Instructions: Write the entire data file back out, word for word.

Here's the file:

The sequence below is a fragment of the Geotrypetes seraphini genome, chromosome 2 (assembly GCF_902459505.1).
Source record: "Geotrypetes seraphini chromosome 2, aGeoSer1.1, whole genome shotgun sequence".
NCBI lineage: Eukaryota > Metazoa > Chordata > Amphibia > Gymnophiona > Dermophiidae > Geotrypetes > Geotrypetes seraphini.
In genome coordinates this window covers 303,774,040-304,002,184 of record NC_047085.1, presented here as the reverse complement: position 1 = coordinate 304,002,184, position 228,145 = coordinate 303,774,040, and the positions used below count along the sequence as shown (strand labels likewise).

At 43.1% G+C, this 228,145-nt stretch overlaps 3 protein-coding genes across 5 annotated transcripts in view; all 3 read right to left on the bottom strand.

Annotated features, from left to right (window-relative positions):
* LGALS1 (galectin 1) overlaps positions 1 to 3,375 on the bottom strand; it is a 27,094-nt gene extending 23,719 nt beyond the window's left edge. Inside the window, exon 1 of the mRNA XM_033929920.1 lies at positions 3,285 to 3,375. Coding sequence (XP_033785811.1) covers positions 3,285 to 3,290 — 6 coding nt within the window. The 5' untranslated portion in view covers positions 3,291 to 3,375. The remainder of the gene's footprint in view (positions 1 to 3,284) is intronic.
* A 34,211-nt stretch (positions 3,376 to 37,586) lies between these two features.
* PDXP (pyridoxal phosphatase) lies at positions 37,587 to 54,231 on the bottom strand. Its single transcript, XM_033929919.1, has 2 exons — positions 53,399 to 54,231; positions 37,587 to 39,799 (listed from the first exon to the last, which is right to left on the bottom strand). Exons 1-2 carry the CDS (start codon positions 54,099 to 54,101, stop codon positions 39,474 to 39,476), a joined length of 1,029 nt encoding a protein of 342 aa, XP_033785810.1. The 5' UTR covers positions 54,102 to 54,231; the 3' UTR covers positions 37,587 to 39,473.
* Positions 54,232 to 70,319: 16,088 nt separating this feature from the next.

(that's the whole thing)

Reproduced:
The sequence below is a fragment of the Geotrypetes seraphini genome, chromosome 2 (assembly GCF_902459505.1).
Source record: "Geotrypetes seraphini chromosome 2, aGeoSer1.1, whole genome shotgun sequence".
NCBI lineage: Eukaryota > Metazoa > Chordata > Amphibia > Gymnophiona > Dermophiidae > Geotrypetes > Geotrypetes seraphini.
In genome coordinates this window covers 303,774,040-304,002,184 of record NC_047085.1, presented here as the reverse complement: position 1 = coordinate 304,002,184, position 228,145 = coordinate 303,774,040, and the positions used below count along the sequence as shown (strand labels likewise).

At 43.1% G+C, this 228,145-nt stretch overlaps 3 protein-coding genes across 5 annotated transcripts in view; all 3 read right to left on the bottom strand.

Annotated features, from left to right (window-relative positions):
* LGALS1 (galectin 1) overlaps positions 1 to 3,375 on the bottom strand; it is a 27,094-nt gene extending 23,719 nt beyond the window's left edge. Inside the window, exon 1 of the mRNA XM_033929920.1 lies at positions 3,285 to 3,375. Coding sequence (XP_033785811.1) covers positions 3,285 to 3,290 — 6 coding nt within the window. The 5' untranslated portion in view covers positions 3,291 to 3,375. The remainder of the gene's footprint in view (positions 1 to 3,284) is intronic.
* A 34,211-nt stretch (positions 3,376 to 37,586) lies between these two features.
* PDXP (pyridoxal phosphatase) lies at positions 37,587 to 54,231 on the bottom strand. Its single transcript, XM_033929919.1, has 2 exons — positions 53,399 to 54,231; positions 37,587 to 39,799 (listed from the first exon to the last, which is right to left on the bottom strand). Exons 1-2 carry the CDS (start codon positions 54,099 to 54,101, stop codon positions 39,474 to 39,476), a joined length of 1,029 nt encoding a protein of 342 aa, XP_033785810.1. The 5' UTR covers positions 54,102 to 54,231; the 3' UTR covers positions 37,587 to 39,473.
* Positions 54,232 to 70,319: 16,088 nt separating this feature from the next.